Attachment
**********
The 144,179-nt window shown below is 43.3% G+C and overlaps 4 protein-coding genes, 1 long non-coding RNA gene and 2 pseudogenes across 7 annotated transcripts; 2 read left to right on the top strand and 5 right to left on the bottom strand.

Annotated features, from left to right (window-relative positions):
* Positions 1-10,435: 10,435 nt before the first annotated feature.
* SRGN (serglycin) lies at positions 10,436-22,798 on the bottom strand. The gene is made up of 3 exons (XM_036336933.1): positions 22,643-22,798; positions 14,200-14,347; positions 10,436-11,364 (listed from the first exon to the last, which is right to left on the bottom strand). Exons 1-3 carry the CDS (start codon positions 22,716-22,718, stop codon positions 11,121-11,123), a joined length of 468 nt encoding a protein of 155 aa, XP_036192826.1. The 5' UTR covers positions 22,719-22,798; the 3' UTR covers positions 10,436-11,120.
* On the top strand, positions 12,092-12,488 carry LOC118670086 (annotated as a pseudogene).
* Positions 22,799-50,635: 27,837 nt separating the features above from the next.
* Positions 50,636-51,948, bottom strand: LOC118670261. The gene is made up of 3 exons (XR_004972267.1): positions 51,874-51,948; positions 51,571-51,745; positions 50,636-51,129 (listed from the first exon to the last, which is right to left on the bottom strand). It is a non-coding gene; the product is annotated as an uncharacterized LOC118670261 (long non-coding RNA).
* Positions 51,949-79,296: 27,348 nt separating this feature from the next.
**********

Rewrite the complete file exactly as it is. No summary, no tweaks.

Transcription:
The 144,179-nt window shown below is 43.3% G+C and overlaps 4 protein-coding genes, 1 long non-coding RNA gene and 2 pseudogenes across 7 annotated transcripts; 2 read left to right on the top strand and 5 right to left on the bottom strand.

Annotated features, from left to right (window-relative positions):
* Positions 1-10,435: 10,435 nt before the first annotated feature.
* SRGN (serglycin) lies at positions 10,436-22,798 on the bottom strand. The gene is made up of 3 exons (XM_036336933.1): positions 22,643-22,798; positions 14,200-14,347; positions 10,436-11,364 (listed from the first exon to the last, which is right to left on the bottom strand). Exons 1-3 carry the CDS (start codon positions 22,716-22,718, stop codon positions 11,121-11,123), a joined length of 468 nt encoding a protein of 155 aa, XP_036192826.1. The 5' UTR covers positions 22,719-22,798; the 3' UTR covers positions 10,436-11,120.
* On the top strand, positions 12,092-12,488 carry LOC118670086 (annotated as a pseudogene).
* Positions 22,799-50,635: 27,837 nt separating the features above from the next.
* Positions 50,636-51,948, bottom strand: LOC118670261. The gene is made up of 3 exons (XR_004972267.1): positions 51,874-51,948; positions 51,571-51,745; positions 50,636-51,129 (listed from the first exon to the last, which is right to left on the bottom strand). It is a non-coding gene; the product is annotated as an uncharacterized LOC118670261 (long non-coding RNA).
* Positions 51,949-79,296: 27,348 nt separating this feature from the next.